File "<stdin>", line 1, in <module>
File "<stdin>", line 8, in increment
File "/usr/lib/python2.7/encodings/hex_codec.py", line 42, in hex_decode
output = binascii.a2b_hex(input)
TypeError: Odd-length string


You should think about how you want to handle an overflow like this – at the very least, you should wrap the exception and provide a more intelligible error message.

### CTR class.

• Should subclass from object.
• Avoid single letter variable names where possible; try to prefer descriptive and expressive names. For example, __init__(self, key) instead of __init__(self, key). Or for block in blocks.
• In your __strxor method, you have repeated code – the only thing that changes is the arguments to zip(). Would be good to cut down that repetition.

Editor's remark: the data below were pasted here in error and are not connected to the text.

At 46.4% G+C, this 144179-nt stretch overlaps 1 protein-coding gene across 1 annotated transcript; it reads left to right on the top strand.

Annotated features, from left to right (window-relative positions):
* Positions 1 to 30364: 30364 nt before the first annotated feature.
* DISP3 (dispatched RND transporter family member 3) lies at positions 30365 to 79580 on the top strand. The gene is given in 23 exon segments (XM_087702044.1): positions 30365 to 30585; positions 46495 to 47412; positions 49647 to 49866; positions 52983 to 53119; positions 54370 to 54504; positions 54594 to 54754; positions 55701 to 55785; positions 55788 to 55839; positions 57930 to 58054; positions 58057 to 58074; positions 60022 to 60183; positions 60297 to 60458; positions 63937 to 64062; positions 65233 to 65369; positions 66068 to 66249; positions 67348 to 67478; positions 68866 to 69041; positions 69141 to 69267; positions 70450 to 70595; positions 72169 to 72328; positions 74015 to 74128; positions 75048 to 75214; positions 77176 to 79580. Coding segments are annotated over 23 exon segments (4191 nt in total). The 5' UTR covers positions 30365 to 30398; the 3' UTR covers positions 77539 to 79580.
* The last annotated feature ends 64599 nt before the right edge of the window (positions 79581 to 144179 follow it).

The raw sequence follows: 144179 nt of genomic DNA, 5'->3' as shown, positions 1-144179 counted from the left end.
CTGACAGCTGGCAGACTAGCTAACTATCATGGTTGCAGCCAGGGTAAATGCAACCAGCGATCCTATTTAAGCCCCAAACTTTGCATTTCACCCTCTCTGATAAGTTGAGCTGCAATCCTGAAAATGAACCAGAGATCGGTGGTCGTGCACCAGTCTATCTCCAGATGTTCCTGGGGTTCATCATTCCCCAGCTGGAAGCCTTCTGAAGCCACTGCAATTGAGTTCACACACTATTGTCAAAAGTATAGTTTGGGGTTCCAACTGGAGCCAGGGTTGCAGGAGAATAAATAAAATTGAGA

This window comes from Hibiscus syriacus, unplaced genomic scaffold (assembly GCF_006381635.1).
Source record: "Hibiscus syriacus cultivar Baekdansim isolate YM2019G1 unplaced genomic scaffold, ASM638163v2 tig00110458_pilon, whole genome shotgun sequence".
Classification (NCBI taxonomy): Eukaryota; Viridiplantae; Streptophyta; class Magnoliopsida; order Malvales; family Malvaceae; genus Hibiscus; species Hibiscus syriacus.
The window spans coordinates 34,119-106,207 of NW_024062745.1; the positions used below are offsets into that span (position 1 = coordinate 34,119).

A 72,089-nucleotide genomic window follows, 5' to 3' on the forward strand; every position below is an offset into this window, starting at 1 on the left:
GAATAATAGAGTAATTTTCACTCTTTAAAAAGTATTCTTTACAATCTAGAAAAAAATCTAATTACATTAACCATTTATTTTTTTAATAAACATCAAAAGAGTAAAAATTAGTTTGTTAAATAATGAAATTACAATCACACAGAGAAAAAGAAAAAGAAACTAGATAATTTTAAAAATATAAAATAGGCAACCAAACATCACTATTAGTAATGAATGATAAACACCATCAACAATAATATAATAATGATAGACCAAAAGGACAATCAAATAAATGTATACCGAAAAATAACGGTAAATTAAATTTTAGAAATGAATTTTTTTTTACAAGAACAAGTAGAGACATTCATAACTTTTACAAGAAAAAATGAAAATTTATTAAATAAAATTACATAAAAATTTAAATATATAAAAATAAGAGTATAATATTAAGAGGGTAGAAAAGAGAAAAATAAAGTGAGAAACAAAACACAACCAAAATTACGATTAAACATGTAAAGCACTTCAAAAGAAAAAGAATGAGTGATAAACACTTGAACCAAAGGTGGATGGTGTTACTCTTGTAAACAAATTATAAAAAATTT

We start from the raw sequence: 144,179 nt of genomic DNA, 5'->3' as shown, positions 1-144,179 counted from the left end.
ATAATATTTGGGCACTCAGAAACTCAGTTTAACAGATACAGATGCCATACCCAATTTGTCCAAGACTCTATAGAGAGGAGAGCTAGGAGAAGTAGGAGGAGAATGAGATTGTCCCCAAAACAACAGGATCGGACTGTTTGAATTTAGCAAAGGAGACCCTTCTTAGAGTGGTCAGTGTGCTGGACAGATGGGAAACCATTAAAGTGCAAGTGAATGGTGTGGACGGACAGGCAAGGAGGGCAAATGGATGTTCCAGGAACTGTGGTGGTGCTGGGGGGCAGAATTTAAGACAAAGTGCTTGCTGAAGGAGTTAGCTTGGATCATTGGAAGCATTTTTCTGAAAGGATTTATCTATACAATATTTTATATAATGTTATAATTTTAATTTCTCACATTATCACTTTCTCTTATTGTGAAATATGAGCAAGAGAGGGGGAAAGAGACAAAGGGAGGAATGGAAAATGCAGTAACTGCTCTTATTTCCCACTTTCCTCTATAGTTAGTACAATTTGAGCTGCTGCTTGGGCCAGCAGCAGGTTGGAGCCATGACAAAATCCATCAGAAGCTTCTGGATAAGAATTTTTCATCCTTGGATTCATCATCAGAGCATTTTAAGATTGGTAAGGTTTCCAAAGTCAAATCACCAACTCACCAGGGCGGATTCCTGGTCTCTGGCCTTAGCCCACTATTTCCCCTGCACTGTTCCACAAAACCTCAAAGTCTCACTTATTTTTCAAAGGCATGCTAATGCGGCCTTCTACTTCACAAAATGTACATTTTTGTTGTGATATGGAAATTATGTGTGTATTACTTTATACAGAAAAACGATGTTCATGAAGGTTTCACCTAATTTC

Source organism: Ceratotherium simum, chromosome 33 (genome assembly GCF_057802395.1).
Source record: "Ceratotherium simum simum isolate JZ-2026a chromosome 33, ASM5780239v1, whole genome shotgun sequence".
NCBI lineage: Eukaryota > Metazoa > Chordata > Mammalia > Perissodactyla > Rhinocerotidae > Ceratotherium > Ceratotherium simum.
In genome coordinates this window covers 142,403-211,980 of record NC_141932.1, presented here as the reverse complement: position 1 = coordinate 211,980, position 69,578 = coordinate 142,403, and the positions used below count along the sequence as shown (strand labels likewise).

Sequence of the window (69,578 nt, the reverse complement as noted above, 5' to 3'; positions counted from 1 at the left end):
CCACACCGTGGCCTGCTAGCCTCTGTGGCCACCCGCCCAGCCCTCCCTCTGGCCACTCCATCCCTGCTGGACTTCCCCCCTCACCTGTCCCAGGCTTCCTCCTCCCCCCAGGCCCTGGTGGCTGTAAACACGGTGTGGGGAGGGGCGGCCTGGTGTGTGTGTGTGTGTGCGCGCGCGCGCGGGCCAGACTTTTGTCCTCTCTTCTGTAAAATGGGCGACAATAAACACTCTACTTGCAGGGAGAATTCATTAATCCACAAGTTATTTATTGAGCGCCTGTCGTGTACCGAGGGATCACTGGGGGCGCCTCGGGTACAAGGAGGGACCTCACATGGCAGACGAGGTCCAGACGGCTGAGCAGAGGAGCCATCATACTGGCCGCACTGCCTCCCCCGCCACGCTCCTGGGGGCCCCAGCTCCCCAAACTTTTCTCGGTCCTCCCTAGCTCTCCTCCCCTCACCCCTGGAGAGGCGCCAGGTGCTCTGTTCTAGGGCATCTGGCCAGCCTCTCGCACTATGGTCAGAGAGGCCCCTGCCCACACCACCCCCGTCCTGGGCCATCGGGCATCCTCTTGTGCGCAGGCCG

• The variable name lenght is misspelt in the definition of the __split_len method.
• When I hear the word cipher, I think of things like AES, whereas you seem to be using it to describe a message text. That's a little confusing – docstrings would help.
• In the decrypt() method, rather than:

self.IV = IVCounter(blocks[0])
blocks.remove(blocks[0])


you could just use:

self.IV = IVCounter(blocks.pop(0))


which will remove the item and extract it.

### Misc

• You appear to be importing Crypto.Cipher.AES twice. Why?

The Pycrpto library has both encrpypt and decrypt functions for the class AES, but you have used the encrypt function for decryption:

For b in blocks:

aes = self.__AESencryptor(self.IV.string())"


It can be corrected by first defining an AES decryptor function as:

def __AESdecryptor(self, cipher):
dec = AES.new(self.key, AES.MODE_ECB)
return dec.decrypt(cipher)


and calling it inside your CTR decryptor.